FOUR out of 10 women in Penang bow out of the workforce before they hit their mid-40s because they cannot juggle both work and their kids.
They start filing out of the workplace from as young as 30, with three out of 10 quitting for the sake of their children.
Only about half of women in their early 50s are still at work in Penang.
This is in sharp contrast to the statistics for men. Between 93% and 98% of men aged from 25 to 55 are breadwinners, according to research by the Penang Institute.
Research officer Yeong Pey Jung also discovered that women who forego their careers for their children do so regardless of how much they earn.
In her survey on 667 randomly picked women here, she found that the pattern stayed with those earning between RM2,000 and RM7,000 a month.
“Women who earn well tend to marry well too. Their husbands’ incomes are enough for them so when they become full time mothers, they lose the will to work.
“Those with middling income find that working is pointless if more than half their salaries go to paying day care centres, babysitters or nurseries while they work.”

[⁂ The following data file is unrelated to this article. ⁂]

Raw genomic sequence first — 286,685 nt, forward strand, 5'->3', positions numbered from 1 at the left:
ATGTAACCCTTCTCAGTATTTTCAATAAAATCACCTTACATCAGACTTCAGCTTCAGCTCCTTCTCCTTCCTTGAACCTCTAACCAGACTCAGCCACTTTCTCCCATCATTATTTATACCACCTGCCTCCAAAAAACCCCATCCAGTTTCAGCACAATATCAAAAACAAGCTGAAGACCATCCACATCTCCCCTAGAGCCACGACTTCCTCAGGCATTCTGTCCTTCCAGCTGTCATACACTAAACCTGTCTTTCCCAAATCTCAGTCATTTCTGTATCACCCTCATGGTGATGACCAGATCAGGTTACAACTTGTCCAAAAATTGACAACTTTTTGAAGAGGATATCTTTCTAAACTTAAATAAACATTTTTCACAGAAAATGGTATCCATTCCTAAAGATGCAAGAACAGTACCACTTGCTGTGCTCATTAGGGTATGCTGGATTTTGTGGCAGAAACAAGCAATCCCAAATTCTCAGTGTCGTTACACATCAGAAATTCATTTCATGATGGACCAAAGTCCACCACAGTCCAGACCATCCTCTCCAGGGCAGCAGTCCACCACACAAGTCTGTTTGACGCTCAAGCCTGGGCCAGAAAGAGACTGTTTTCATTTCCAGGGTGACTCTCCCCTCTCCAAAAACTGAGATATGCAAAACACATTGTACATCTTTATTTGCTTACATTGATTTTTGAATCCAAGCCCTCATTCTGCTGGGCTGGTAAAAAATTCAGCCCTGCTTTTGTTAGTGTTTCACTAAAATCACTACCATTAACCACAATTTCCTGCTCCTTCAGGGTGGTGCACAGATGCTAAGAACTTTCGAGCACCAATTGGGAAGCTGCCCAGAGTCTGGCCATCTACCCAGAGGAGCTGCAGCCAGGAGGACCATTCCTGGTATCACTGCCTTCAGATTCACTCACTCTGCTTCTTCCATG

Another 60 women in 10 focus groups in Yeong’s study and those who did not have children shared none of those perspectives.
“All of them, including undergraduates, firmly believed that they would never abandon their careers if they had children.
“It seems that as soon as maternal instincts kick in, women tend to have a change of heart.”
Yeong said this could lead to a loss of gender diversity in organisations.
“With fewer women contributing at work, we risk falling short on the women’s touch. The ideas and efforts of women have a positive effect of creating more inclusive approaches and strategies for any organisation,” she added.
She said in developed countries like Singapore and Australia, graphs on women participation in the labour force show a double peak or ‘M pattern’, with women going back to work in their early 40s.
“But in Penang and also for Malaysia, we only have a single peak coming from women aged 25 to 29. It goes downhill after that.”
She said there was also expectation in certain sections of society that to be good mothers, women had to stop working.
“Most of the women interviewed found it difficult to manage both home and work commitments. Some pointed out that their husbands were not so supportive and did not help to bear domestic burdens.
“After becoming stay-at-home mums, they also expressed wishful thoughts of returning to work.”
The trouble, she said, was that after the kids had grown up, mothers wanting to go back into employment found that their skills and experience were out of date.
She said re-training programmes for women and flexi-hour schemes were vital to ensure that they could return to the country’s labour force after their children had grown up.